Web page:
(10) As regards cyhalofop butyl, the Scientific Committee on Plants was asked to comment on potential effects on aquatic organisms and non-target arthropods and on operator exposure. In its opinion(8) the Committee noted that aerial application of the active substance may pose an unacceptable risk to aquatic organisms within flooded paddy fields and in adjacent drainage canals, if they are of low depth. Terrestrial applications to flooded paddies may pose an unacceptable risk to aquatic organisms within the paddy fields. The Committee considered the use unlikely to be harmful to bees but highlighted remaining uncertainty with regard to other non-target arthropods, which should be addressed by an extended test. This information was subsequently provided and evaluated. The Committee was further of the opinion that the operator exposure to cyhalofop-butyl has been adequately addressed.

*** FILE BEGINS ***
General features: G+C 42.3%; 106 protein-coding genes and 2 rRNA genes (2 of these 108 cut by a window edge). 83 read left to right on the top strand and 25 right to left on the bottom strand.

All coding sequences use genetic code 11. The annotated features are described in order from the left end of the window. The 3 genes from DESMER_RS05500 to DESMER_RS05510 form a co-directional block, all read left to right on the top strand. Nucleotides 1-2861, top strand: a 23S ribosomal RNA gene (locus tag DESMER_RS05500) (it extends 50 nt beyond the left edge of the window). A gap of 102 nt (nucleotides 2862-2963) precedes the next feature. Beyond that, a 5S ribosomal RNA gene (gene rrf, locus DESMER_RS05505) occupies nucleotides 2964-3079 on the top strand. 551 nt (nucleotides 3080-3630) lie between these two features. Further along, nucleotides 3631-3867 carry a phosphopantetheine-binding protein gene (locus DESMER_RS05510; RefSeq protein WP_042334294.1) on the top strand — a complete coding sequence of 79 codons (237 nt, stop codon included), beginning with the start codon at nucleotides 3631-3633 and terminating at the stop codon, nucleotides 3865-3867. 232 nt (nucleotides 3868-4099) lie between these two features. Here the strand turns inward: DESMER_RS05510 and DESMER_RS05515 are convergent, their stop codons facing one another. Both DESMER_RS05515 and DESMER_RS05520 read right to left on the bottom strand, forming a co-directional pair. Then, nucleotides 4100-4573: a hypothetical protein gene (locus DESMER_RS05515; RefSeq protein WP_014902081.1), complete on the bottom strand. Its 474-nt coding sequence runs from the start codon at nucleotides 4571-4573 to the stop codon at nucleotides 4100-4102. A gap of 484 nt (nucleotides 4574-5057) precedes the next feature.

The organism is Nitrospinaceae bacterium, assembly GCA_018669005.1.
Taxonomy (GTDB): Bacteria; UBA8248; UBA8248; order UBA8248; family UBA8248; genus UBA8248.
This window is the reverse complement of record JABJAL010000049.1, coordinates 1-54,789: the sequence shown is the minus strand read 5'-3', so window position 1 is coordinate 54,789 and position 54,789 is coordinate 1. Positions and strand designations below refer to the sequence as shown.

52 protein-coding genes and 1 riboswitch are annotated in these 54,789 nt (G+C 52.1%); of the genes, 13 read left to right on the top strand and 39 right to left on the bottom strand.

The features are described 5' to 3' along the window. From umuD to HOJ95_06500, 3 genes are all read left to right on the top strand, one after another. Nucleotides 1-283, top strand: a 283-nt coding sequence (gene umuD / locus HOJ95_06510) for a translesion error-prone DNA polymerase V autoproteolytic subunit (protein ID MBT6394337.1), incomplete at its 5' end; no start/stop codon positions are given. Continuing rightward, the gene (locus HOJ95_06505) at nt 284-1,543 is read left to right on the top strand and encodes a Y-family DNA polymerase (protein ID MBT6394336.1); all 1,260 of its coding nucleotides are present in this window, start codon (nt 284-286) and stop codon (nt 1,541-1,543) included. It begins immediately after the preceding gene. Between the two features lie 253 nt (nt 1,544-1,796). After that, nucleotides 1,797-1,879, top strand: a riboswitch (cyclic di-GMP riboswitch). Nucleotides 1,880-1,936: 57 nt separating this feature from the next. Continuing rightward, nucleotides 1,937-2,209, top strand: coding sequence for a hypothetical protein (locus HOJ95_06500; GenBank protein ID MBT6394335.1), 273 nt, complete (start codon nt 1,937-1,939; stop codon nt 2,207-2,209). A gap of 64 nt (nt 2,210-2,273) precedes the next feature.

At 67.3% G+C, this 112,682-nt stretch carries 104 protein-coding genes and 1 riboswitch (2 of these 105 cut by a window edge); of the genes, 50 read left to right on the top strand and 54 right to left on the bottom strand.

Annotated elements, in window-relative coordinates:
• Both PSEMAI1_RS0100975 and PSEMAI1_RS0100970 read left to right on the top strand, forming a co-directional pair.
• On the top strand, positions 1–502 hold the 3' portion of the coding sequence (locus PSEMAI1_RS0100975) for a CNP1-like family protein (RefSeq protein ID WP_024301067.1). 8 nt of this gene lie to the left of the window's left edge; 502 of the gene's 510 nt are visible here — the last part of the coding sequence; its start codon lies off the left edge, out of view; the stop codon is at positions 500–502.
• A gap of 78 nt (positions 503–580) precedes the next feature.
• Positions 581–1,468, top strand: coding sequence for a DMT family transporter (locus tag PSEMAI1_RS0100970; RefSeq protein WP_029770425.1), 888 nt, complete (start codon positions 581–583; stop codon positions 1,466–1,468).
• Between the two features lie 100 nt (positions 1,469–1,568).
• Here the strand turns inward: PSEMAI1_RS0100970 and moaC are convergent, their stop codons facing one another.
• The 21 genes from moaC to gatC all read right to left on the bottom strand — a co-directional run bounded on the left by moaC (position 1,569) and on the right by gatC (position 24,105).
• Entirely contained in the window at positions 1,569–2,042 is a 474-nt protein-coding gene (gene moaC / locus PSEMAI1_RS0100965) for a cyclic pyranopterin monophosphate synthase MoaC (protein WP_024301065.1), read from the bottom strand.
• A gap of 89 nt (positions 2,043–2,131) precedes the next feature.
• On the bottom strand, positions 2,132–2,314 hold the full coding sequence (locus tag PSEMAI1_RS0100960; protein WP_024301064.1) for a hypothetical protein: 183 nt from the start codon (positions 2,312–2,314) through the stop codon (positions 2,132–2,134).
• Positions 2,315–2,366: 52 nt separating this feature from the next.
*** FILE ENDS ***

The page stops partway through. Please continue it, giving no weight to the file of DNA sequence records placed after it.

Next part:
(11) As regards famoxadone, the Committee was asked to comment on the effects to Daphnia and earthworms, in particular in relation to degradation products of the active substance and on the relevance to humans of the eye effect observed in the 12-month dog study and possible implications for risk assessment for operators. In its opinion(9) the Committee commented that the risk to Daphnia of famoxadone and its metabolites has been sufficiently addressed. The Committee further noted that the metabolites IN-KZ007 and IN-JS940 are unlikely to present an acute risk to earthworms but was unable to evaluate the likely chronic risks of the parent substance or metabolites to earthworms when more than six applications per season are assumed. The Committee, finally, was of the opinion that the eye effect of famoxadone in dogs is to be considered relevant for humans pending a more complete understanding of the mechanism of action. The observations of the Scientific Committee were taken into consideration in formulating this Directive and the relevant review report.